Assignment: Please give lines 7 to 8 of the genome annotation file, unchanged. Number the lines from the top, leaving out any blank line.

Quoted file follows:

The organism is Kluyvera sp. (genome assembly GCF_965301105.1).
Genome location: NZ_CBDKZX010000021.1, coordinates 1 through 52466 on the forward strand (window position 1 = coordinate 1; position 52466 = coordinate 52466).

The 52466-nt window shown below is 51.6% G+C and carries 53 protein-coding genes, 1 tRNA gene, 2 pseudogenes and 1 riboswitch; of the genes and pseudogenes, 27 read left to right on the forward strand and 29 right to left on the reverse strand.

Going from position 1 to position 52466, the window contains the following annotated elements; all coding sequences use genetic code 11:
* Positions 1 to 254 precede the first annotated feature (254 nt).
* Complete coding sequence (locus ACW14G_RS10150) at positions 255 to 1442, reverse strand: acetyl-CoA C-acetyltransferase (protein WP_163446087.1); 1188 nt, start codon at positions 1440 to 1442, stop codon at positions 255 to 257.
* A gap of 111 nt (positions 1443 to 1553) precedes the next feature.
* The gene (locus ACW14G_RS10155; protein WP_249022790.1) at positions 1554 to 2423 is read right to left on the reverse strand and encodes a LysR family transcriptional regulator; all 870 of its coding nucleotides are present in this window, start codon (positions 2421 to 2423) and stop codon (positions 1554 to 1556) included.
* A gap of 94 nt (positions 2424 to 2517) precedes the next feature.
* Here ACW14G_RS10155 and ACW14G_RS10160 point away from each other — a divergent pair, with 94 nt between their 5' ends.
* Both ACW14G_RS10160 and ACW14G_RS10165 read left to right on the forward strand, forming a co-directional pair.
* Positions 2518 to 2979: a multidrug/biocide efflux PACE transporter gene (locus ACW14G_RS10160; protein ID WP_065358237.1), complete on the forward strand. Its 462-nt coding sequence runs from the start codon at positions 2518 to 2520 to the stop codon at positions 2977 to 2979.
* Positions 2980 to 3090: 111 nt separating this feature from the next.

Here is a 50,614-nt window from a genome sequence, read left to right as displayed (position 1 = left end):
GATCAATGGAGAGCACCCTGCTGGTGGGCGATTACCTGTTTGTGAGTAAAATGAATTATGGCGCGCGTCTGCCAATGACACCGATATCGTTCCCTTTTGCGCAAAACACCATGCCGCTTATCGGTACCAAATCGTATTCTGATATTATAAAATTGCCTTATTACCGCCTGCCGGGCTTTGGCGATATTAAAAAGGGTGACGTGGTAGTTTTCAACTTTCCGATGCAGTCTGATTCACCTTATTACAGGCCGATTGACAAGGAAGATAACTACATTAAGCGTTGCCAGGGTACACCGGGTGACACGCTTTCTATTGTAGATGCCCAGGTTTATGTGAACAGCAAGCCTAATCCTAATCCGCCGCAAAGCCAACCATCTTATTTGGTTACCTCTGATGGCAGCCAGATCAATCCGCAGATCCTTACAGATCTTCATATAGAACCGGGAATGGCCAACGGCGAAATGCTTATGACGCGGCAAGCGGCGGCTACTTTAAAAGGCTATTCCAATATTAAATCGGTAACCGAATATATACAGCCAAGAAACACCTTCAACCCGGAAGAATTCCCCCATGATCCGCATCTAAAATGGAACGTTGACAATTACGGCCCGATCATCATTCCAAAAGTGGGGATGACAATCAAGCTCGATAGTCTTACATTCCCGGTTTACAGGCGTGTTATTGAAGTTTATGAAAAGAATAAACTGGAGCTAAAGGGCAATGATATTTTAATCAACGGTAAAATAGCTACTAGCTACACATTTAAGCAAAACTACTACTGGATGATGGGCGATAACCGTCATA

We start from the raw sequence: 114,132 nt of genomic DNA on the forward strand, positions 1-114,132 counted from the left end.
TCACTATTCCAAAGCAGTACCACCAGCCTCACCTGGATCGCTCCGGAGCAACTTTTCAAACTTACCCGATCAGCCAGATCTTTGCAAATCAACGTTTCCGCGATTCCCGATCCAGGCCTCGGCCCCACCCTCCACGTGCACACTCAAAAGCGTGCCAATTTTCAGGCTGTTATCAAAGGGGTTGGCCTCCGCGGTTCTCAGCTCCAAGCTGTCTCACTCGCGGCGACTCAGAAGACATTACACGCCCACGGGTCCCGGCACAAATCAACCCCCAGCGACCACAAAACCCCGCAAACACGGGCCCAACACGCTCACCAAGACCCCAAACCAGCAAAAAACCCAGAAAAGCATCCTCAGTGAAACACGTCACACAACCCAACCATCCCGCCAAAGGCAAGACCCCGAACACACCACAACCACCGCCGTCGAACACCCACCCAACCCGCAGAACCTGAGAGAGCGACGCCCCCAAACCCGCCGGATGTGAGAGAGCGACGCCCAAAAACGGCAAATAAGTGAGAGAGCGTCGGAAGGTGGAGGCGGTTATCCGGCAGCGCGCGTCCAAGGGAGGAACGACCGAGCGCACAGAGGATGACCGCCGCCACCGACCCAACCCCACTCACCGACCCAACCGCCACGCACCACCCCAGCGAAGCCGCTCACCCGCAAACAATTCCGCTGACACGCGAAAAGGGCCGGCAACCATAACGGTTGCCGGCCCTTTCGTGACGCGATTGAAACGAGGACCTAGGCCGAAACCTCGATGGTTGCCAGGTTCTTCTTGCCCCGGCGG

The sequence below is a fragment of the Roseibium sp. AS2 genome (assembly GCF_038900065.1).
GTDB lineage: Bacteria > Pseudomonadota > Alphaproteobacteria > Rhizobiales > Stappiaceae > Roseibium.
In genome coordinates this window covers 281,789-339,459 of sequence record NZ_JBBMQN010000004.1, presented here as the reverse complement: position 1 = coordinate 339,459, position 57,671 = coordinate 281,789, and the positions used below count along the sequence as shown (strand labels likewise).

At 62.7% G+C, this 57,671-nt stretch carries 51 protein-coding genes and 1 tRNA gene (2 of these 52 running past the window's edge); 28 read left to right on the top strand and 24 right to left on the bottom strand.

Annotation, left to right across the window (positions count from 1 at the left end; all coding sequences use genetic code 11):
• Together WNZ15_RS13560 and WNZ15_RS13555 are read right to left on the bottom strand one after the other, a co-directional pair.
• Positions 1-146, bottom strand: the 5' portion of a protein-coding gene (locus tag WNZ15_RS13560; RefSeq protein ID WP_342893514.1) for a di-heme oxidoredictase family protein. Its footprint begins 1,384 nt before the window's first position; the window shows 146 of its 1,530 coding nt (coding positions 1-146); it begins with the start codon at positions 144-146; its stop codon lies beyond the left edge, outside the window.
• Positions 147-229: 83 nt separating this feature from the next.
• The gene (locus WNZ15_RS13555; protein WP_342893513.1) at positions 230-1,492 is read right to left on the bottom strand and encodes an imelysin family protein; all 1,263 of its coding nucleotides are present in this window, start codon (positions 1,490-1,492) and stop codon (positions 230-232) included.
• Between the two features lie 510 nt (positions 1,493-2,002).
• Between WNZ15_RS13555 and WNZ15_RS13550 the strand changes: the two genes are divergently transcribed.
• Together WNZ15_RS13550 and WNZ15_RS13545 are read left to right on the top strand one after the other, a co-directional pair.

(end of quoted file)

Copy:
* A gap of 111 nt (positions 1443 to 1553) precedes the next feature.
* The gene (locus ACW14G_RS10155; protein WP_249022790.1) at positions 1554 to 2423 is read right to left on the reverse strand and encodes a LysR family transcriptional regulator; all 870 of its coding nucleotides are present in this window, start codon (positions 2421 to 2423) and stop codon (positions 1554 to 1556) included.